37 Complication Retinopathy21 Abnormal ECG18 Absent foot pulses ( 2) and/or ischaemic feet 14 Impaired reflexes and/or decreased vibration sense7 Angina3 Intermittent claudication3 Myocardial infarction2 Stroke/transient ischaemic attack 1 Prevalence (%)* *Some patients had more than one complication at time of diagnosis Adapted from UKPDS VIII. Diabetologia 1991;34:877–890. Serious complications of type 2 diabetes are present at diagnosis

38 45 Type 2 diabetes increases the risk of CVD *P < 0.1; P < 0.05; P < 0.01; § P < Coronary mortality Sudden death Angina pectoris MI CHD Cardiac failure Intermittent claudication Stroke Any CV event § * § § § § Males with diabetes Females with diabetes Age-adjusted risk ratio (1 = risk for individuals without diabetes) Adapted from Kannel WB, et al. Am Heart J 1990;120:672–676. N/A

39 Relative cost of diabetes US data from 1990–1993 Adapted from Accessed 1 August, Direct and indirect costs (US$ billion) Stroke DepressionArthritisDiabetesCancer $92 $104 $65 $44 $30

40 Aggressive Glycemic Control in T2DM Reduces Risk of Complications Risk Reduction With 1% Decline in Updated HbA 1c Micro-vascular disease PVD*MIStrokeHeart failure Cataract extraction Death related to diabetes P <.0001 P =.035P =.021P < %43% 14%12%16%19%21% 15 PVD = Peripheral Vascular Disease; MI = Myocardial Infarction *UKPDS 35: Prospective observational analysis of UKPDS patients (n = 4585, incidence analysis; n = 3642, relative risk analysis). Median 10.0 years of follow up. Adapted from Stratton IM, et al. BMJ. 2000;321:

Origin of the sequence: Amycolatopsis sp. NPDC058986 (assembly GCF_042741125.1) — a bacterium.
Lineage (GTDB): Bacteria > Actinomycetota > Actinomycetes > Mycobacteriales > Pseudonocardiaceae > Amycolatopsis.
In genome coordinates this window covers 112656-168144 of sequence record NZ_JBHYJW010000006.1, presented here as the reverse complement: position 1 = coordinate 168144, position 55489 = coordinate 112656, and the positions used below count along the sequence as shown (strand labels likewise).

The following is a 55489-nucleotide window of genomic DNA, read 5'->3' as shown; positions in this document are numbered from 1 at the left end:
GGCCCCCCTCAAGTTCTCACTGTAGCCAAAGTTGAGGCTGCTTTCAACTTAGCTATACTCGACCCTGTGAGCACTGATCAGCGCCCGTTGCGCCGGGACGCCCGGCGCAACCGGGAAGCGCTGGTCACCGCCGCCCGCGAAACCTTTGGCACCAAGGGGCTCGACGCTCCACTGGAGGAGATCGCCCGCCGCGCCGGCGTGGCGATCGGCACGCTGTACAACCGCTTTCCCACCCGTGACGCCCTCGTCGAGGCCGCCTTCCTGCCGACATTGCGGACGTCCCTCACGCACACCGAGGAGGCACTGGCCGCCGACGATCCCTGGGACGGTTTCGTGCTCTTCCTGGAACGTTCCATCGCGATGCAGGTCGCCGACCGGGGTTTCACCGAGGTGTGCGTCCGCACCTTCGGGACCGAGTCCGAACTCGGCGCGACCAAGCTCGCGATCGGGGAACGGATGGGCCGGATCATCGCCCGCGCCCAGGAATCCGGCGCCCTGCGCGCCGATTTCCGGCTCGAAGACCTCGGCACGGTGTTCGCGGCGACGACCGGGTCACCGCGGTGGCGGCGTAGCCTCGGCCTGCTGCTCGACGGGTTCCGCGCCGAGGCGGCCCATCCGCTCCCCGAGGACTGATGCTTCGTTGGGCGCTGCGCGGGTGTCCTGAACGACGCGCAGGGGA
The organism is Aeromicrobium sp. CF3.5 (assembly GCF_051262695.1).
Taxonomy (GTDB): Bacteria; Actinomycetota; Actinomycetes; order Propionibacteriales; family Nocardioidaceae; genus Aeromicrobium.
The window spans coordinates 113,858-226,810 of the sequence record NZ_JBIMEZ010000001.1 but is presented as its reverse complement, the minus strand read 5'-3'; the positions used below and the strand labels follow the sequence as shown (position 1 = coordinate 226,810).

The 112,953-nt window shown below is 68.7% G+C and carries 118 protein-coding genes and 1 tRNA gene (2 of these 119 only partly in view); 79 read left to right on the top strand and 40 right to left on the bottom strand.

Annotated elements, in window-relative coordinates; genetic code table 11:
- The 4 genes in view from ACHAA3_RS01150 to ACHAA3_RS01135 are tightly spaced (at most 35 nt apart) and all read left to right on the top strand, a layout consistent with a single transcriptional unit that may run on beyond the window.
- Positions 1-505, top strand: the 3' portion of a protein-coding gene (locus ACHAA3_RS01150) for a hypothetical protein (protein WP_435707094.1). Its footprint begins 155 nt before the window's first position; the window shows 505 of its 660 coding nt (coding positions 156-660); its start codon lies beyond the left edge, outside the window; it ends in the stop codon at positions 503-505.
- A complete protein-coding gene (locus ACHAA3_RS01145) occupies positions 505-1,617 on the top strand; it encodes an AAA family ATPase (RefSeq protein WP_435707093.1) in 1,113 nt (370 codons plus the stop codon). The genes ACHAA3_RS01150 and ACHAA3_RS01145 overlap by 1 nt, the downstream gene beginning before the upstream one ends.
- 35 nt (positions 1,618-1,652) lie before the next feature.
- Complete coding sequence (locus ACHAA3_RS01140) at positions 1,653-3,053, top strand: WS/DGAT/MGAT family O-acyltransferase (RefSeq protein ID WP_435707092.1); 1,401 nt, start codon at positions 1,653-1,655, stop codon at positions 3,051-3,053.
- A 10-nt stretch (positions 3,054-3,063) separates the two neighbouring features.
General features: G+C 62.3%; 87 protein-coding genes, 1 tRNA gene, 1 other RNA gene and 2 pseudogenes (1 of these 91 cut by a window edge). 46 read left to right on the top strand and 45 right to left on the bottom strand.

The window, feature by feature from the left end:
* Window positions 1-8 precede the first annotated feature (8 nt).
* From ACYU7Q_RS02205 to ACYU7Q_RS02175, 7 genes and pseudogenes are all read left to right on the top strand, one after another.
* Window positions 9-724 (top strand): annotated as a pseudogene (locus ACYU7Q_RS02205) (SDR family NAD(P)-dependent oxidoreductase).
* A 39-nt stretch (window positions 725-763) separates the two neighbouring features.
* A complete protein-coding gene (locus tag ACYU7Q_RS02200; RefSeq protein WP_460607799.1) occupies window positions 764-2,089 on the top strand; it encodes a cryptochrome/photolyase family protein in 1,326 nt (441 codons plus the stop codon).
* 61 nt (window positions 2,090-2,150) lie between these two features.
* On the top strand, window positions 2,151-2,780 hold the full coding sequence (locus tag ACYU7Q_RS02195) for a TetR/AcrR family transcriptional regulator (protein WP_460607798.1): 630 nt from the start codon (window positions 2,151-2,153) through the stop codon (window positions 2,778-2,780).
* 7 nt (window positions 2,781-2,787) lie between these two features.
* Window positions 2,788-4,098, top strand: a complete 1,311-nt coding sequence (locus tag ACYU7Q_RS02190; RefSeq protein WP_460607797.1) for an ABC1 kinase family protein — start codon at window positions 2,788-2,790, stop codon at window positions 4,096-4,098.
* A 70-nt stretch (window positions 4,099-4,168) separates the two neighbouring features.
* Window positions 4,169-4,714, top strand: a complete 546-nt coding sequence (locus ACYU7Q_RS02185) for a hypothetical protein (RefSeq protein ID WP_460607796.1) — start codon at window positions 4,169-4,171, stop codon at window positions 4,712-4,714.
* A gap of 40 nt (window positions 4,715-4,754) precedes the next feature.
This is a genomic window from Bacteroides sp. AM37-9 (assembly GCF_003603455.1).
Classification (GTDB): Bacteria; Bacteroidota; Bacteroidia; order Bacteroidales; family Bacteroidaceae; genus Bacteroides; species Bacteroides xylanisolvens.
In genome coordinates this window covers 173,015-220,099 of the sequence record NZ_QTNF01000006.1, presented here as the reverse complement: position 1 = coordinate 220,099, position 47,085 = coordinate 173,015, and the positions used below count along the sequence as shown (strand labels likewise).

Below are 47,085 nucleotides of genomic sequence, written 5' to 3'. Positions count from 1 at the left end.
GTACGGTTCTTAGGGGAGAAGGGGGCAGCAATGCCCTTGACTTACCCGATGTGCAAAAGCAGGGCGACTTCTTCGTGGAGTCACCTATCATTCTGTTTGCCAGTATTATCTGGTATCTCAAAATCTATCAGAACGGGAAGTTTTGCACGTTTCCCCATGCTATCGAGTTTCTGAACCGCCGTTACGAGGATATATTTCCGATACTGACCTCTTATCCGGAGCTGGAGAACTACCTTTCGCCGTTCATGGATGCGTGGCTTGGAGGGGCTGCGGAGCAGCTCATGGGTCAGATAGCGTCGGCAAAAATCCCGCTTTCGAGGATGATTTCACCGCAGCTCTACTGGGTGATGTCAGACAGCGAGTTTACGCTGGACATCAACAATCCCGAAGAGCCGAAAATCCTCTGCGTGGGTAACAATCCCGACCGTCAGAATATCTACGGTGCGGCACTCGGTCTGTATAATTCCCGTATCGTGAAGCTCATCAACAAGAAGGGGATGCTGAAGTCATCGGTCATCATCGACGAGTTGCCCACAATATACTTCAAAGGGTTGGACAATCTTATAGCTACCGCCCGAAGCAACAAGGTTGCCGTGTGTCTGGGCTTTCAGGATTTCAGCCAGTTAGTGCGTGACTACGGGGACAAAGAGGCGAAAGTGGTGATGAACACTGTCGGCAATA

41 Absolute cost savings associated with improved glycaemic control –$772 –$685 –$950 –$821 –1000 –900 –800 –700 –600 –500 –400 –300 –200 – Cost per patient per year ($US) Mean reduction in diabetes-related costs for improved vs. unimproved type 2 diabetes patients Adapted from Wagner EH, et al. JAMA 2001;285:182–189. Patients whose HbA 1c decreased 1% between 1992 and 1993 and sustained the decline through 1994 were considered to be improved (n = 732); all others were classified as unimproved (n = 4,012)

42 Therapeutic Goals in Type 2 Diabetes